HOPPA:

JUMPING ROBOT

Not only is jumping an energy efficient way of travelling, but it also enables us to create a robot that adapts to rough terrains.

 

Hoppa is a monopod jumping robot.

 

With a jumping capability of 300 mm in height and width (simultaneously) and a weight under 300 g, Hoppa presents a great potential for the exploration of new and tough environments. Plus, its build cost does not surpass £100! 

 Pilar Zhang Qiu 

01 TIMELINE

RESEARCH: BIOMIMICRY
- Self-righting in
  Nature
- Theory of Jumps /
  Mechanics of Joints
- Morphological
  Analysis
- Initial Concept
 
3D MODELING AND FAILURE ANALYSIS
- IP54
- Failure Analysis
- Component Sourcing
- Full CAD Model
- Fixtures and Assembly
- Optimisation
TECHNICAL
ANALYSIS
- Requirements and Initial
  Energy Calculations
- Jumping and Trigger
  Mechanism/Components
- Drive Design: 2 in 1
 

Main tasks: 

Technical skills

Design skills

 
 

02 MEET HOPPA:

THE JUMPING ROBOT

 TRY ME! 

Interactive 360º Model

SO, WHO IS HOPPA?

Hoppa is a self-sufficient monopod robot that can perform an indefinite number of jumps as long as its battery lasts. The main areas of work for this project were:

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1 ) SELF-RIGHTING | LEARNING FROM NATURE

Realistically, a robot will rarely land on its foot. This affirmation becomes even truer in rough terrains. Therefore, a self-righting mechanism is required so that no human interaction is needed for the robot to operate in a multiple-jump loop.

 

The structure of the shell was inspired by Gomboc, a product of biomimetics, that mimics how turtles self-right when they fall upside down.

 

For more information: See p. 3 &10 in PDF.

 

2 ) DRIVE | 2 PATHS, 1 MOTOR

The main feature of the internal mechanism implemented in the drive is its ability to fulfil different tasks depending on the direction of rotation of the motor. This is achieved thanks to the U-shaped double-way clutch shown on the left.

 

If the motor rotates to the anticlockwise, then the pinion gear will also rotate in this direction and therefore force the middle gear to engage with the left path, leading to the winch.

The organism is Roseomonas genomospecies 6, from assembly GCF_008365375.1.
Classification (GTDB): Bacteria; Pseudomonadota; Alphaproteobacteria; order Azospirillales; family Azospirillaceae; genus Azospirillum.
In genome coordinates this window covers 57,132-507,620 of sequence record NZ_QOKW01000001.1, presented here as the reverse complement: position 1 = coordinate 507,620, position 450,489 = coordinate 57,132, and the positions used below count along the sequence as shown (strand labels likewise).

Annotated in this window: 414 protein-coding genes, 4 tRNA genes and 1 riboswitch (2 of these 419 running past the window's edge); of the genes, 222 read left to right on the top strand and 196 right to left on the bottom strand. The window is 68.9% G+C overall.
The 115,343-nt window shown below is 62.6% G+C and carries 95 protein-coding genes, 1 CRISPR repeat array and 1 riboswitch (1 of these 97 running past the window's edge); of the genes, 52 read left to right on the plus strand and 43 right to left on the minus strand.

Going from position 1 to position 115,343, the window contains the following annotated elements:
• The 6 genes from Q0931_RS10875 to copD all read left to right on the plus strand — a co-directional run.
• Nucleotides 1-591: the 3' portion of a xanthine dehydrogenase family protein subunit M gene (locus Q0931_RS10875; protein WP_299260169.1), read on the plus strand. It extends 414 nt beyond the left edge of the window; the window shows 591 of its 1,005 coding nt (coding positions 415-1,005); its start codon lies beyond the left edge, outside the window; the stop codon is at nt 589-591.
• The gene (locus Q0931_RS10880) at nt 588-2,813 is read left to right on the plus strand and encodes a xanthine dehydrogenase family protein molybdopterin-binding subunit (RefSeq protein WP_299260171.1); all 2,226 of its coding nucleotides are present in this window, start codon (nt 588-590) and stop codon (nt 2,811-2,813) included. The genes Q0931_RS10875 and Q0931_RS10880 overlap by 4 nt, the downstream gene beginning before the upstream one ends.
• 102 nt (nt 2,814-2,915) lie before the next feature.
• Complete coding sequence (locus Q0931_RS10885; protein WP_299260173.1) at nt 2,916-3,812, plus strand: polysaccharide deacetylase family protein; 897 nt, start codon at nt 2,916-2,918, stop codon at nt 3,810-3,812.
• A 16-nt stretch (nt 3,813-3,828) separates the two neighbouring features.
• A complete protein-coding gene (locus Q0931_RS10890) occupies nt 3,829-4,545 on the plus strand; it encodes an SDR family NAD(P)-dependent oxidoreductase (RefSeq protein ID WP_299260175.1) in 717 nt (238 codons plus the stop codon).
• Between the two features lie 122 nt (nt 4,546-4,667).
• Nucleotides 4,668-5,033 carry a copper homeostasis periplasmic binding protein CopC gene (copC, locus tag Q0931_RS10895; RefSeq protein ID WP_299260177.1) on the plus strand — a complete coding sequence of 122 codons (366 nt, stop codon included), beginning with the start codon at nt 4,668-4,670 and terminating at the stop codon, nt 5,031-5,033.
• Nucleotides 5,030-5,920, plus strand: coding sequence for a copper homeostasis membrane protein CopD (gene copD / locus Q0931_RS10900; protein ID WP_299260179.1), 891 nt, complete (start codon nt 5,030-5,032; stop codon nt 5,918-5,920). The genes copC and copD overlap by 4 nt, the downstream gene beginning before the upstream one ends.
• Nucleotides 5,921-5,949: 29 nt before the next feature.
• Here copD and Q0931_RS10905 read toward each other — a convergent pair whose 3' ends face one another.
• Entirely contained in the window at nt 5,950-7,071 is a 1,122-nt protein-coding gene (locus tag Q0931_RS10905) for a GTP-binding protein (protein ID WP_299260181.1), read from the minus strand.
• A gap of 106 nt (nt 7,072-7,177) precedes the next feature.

In the case of rotating clockwise, the middle gear will transmit this turning movement to the right route, which activates the yaw control.

 

When creating this mechanism, I applied the theory behind an epicyclic gear set with a fixed annulus or ring, also called a planetary arrangement. (See PDF for explanation)

 

For more information & calculations: See p.7-8 in the PDF.

U-shaped double-way clutch. Winch path engaged (top-left), isometric view (top-right) and explanation (bottom). Blue arrows represent velocities due to turning. Blue ones represent velocity due to spinning.

Motor

Sometimes, the control can get 'stuck' in irregular environments. For example, Hoppa can fall between two rocks that stop it to go back to its original upright position.

 

The 'Yaw Control' mechanism was created to deal with this issue. This system shifts the centre of gravity of the robot with the help of a satellite slider-crank mechanism attached to a weight.

 

While one side of the crank is connected to the drive, the other one is attached to the weight. As the weight is located within a linear guide, the weight will follow the satellite gears and move along the slider, shifting the centre of mass from the centre to the left or the right.

 

For more information & calculations: See p.7-8 in the PDF.

3 ) UNSTABLE CONFIGURATIONS | SHIFTING THE CENTER OF MASS

 
 
 
 

03 RENDERS

For more information, access the technical report

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03 TECHNICAL REPORT

 

© 2020 by Pilar Zhang Qiu.

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